If you are a typical Seattleite, you 1) fiercely recycle, 2) donate or repurpose as many of your used items as possible, and 3) aren’t sure what to do with all those Prime envelopes. Enter a 4-year-old Seattle startup called Ridwell! Their mission is to make it simple to get rid of your stuff responsibly.
We have written about recycling in the past, and it can be frustrating as the rules keep changing. Who accepts used pillows? Do old car seats really need to go to landfills? What should I do with burned out lightbulbs? There are many items in our modern lives that don’t have great recycling solution. Ridwell, a unique subscription-based program, offers a rotating recycling pickup program that deals with these used items that live in that “complicated to recycle” category.
Started on Queen Anne by Ryan Metzger and his son Owen, the two were simply trying to figure out how to recycle batteries. After making several calls to locate a battery recycling center, the pair thought perhaps other neighbors had the same issue, so they began what they called a “recycling carpool”. Things snowballed, and word of mouth fueled the growth of this neighborly endeavor. Recycling carpools became so large that it was clear the pair were onto an innovative solution to a common problem. There was so much demand for help with recycling, that the family turned it into a subscription service company.
To assist with decluttering and keeping things out of landfills, Ridwell offers a rotating category calendar to assist you in planning. There are so many items that don’t fit into curbside recycling programs that many items (that could have been recycled) end up in landfills.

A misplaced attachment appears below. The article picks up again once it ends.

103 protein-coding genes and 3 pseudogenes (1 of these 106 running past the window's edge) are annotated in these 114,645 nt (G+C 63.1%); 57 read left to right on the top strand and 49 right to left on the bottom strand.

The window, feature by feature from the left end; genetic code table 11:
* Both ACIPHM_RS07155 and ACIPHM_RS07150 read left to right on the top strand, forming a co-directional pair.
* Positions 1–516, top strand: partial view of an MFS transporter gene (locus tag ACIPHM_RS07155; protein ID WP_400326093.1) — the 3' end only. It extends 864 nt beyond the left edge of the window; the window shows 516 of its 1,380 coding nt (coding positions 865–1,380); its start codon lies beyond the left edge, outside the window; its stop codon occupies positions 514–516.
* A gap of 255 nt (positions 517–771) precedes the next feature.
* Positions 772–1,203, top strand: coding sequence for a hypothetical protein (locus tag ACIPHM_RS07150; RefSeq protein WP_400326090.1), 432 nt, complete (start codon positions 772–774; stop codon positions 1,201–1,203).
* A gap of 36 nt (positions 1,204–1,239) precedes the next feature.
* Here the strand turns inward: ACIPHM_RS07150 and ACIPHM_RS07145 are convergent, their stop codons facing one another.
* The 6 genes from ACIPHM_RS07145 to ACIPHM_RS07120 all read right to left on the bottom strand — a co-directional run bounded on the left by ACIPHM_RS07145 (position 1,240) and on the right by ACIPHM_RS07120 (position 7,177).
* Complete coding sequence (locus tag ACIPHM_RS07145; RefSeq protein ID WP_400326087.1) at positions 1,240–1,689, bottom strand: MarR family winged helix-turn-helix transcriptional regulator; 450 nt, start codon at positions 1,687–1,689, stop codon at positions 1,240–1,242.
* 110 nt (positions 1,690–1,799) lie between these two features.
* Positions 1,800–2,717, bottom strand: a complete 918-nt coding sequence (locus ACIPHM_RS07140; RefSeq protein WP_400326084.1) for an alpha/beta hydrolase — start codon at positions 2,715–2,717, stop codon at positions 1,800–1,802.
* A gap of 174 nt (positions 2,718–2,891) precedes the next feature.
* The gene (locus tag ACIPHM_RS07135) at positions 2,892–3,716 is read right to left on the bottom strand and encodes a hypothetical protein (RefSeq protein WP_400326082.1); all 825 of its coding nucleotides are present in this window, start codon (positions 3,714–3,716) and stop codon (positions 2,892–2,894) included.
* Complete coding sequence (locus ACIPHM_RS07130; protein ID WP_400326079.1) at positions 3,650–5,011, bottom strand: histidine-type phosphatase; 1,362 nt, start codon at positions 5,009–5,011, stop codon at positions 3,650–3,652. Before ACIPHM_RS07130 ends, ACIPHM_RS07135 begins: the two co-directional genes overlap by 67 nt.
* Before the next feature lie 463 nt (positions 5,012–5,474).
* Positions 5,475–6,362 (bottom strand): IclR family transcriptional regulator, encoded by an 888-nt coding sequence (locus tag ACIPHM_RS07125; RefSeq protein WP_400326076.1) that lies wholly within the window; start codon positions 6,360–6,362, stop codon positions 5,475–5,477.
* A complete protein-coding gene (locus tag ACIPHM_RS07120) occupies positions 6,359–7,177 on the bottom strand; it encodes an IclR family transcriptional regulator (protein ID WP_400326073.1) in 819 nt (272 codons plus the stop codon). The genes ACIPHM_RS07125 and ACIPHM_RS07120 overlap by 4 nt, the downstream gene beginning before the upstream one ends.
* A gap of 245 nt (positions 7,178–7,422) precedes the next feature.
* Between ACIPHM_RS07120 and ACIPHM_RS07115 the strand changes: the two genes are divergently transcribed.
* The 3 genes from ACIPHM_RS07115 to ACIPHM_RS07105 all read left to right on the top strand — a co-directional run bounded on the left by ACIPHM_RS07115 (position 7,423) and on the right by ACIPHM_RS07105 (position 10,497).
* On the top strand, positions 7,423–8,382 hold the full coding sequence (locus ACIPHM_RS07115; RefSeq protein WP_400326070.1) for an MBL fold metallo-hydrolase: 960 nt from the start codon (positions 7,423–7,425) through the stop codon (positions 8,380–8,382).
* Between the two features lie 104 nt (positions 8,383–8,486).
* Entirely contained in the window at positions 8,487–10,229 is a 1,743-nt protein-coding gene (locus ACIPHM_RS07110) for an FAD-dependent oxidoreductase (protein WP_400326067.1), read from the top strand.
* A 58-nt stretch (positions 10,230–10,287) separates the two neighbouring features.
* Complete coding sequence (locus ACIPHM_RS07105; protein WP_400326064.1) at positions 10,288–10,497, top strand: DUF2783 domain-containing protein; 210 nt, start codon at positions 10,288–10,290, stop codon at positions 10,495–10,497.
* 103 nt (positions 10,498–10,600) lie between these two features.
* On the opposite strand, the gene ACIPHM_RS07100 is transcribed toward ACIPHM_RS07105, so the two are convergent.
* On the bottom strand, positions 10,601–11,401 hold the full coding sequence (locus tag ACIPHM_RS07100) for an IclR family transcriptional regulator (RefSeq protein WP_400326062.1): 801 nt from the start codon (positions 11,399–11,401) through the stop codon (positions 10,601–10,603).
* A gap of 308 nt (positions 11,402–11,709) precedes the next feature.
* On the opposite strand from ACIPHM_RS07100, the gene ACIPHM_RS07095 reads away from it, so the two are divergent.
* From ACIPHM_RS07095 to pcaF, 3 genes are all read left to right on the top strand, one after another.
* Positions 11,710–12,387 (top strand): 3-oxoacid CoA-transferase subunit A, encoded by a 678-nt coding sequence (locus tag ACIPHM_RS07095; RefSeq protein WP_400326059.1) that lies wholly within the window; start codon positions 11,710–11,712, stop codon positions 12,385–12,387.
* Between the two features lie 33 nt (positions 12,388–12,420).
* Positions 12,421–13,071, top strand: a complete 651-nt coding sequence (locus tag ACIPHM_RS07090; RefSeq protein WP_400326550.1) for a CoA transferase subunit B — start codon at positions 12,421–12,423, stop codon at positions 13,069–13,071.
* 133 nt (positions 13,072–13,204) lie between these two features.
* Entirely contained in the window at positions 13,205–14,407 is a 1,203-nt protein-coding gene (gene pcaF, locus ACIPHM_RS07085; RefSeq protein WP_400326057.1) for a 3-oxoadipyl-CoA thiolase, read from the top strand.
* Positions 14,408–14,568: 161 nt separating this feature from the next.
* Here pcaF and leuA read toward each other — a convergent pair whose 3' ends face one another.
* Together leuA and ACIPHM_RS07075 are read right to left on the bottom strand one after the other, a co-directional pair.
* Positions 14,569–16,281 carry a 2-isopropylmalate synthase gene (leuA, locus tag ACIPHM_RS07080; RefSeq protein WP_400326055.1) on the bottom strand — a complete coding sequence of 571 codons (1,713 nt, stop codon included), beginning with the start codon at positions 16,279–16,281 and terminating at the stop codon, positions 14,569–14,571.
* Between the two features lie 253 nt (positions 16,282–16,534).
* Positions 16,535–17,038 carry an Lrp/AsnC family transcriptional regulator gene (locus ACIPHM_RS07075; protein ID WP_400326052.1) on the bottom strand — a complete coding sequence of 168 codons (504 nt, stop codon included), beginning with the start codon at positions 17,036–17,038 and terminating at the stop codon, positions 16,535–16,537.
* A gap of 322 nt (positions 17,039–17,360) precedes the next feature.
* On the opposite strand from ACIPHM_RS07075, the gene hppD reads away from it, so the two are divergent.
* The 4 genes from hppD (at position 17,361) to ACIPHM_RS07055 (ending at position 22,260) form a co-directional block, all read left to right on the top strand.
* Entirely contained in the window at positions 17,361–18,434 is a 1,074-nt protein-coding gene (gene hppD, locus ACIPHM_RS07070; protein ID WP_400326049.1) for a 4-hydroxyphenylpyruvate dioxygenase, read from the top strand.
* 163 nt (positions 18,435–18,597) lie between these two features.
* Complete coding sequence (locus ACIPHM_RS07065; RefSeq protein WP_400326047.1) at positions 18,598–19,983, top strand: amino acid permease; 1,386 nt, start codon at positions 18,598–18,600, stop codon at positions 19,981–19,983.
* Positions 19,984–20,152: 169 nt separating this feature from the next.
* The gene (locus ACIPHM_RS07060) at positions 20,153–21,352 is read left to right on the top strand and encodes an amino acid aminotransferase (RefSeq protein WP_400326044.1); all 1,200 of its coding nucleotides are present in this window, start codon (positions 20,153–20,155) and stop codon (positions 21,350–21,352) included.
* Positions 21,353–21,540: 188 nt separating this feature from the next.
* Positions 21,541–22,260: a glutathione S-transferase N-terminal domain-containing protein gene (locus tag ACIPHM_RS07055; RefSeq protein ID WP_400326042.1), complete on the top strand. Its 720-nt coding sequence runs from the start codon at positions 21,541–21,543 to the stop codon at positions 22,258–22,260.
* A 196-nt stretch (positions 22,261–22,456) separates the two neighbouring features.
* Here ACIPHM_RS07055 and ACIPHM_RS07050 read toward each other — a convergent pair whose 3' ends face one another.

Plastic film is picked up with each visit, but what about polystyrene, packing peanuts, old cords, chargers, or electronics? Ridwell heroes come to your home on a rotating schedule, take items away, and deliver them to the proper place for recycling. Polystyrene foam is taken to Styro Recycle in Kent. Prime envelopes? It turns out they can be recycled to make Trex composite decking. Who knew?
Simply sign up (plans begin at $10 per month if you sign up for a full year), log into your account, check the calendar for pickup items, and leave items on your porch in the darling vintage style box the company provides.
One of our team members signed up for the service and has found the user interface and dashboard to be well organized and easy to use. With several software engineers working on the website, it is intuitive, beautiful, and functional. The program has been rolled out in Portland, Denver, and Seattle, and more cities will follow soon.
While Ridwell can’t guarantee that each of these categories will be on the pickup rotation, they are eager to hear from their customers and get their feedback. Some of the items they are planning to pick up this year include:
Electronics, Eyeglasses, Bras, Halloween candy, Holiday lights, Kitchenware, Loose diapers, Kid’s clothes, Winter/summer wear, Kid’s toys, Car seats, Pet toys & supplies, Jewelry, Wine corks, Canned and packaged foods, Formal wear, School and office supplies, Birthday decorations, Tennis balls, Lego blocks, Cords and chargers.
If you are working to declutter your home or simply looking for better recycling opportunities, give www.Ridwell.com a try.